Emotional Eating Defined
Let me introduce the term “emotional eating.” Who hasn’t, on occasion, overindulged in too much food, dessert or alcohol? That’s okay but when those overindulgences become a habit or are out of control, there could be an emotional eating pattern developing.
Possible signs of emotional eating
- Eating alone or eating in secret
- Eating foods that you wouldn’t eat around others
- Hiding packaging from food
- Feelings of sadness, anxiety, guilt, shame, worry, or powerlessness
- Digestion issues, difficulty sleeping, and weight fluctuation
If that sounds familiar, be assured that you are not alone. There are many of us out there who have either had emotional eating patterns or have emotional eating patterns but don’t know how to change.
There is hope.
Change is possible
But first, what are some of the factors that drive these patterns?
- Bio-individual considerations can be part of a tendency toward emotional eating. We are all different and food means different things emotionally to each of us.
- Cultural norms can lead to or encourage non-optimal eating habits. Our culture in the U.S. is fast paced and we all want quick fixes. Eating on the run, fast food drive by, late night eating as there was no time during the day. Waking up late at night or unable to sleep with too many racing thoughts. The list can go on. There are many different cultural norms that affect emotional eating.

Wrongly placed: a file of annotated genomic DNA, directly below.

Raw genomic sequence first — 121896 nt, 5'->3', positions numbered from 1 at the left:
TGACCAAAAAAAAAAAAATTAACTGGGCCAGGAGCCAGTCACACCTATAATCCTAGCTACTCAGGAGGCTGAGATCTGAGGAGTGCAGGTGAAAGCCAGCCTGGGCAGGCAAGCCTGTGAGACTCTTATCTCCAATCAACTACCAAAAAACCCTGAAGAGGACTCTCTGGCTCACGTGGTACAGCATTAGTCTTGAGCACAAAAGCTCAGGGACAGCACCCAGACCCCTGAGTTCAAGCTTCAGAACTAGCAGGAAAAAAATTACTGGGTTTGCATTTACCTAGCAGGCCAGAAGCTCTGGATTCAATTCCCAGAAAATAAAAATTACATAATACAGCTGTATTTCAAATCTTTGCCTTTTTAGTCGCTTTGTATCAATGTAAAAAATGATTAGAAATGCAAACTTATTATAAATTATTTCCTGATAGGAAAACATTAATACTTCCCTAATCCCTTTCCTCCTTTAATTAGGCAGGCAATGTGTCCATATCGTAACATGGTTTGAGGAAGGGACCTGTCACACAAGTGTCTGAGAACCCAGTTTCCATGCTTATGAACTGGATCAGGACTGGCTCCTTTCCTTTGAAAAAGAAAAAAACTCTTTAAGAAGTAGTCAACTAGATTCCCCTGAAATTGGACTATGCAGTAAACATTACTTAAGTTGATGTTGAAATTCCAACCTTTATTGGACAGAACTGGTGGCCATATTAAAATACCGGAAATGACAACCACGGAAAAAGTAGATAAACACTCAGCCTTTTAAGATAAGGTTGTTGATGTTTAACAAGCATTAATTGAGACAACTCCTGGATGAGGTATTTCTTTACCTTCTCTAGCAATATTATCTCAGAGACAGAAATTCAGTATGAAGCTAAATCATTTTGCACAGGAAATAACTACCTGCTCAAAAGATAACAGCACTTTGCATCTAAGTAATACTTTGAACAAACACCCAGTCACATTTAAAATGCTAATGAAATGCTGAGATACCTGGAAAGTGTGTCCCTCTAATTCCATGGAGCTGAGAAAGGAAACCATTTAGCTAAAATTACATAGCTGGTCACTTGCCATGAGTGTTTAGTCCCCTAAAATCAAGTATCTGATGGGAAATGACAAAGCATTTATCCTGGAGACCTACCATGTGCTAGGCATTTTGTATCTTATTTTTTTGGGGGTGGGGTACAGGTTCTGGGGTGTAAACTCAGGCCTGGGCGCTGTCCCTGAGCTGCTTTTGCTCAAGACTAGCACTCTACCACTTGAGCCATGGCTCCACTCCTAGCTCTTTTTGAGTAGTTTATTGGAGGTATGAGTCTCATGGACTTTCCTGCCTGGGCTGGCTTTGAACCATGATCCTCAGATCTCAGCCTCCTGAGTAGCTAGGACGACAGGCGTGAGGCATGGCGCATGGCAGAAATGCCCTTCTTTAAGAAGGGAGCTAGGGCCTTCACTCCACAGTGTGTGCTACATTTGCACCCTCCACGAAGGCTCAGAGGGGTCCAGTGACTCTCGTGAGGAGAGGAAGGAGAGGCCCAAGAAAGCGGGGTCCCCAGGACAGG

- Social influences are an often-overlooked part of the pattern. Who we are spending time with affects what we may eat or drink.
- Personal coping strategies can define emotional eating. One example is when we use food for a purpose other than satiation.
- Ability to regulate emotions is also part of the pattern. Are we using food as a crutch? Are we disconnected from our emotions?
- Sleep habits can be surprisingly important. Sometimes carb cravings are a means of self-medication, and sleep deprivation adds fuel to this fire. We may choose high carb foods for energy we lack because we didn’t get enough sleep.
Your relationship with food
All these factors affect your relationship with food. Getting to the root of your relationship with food, your biases, assumptions and finding strategies to change are all possible.
And so is freedom from feelings of — will this ever stop?! Can you have a “normal” relationship with food?
The answer to that is YES! If you are looking for some guidance on how to change, please reach out for a free confidential discovery call.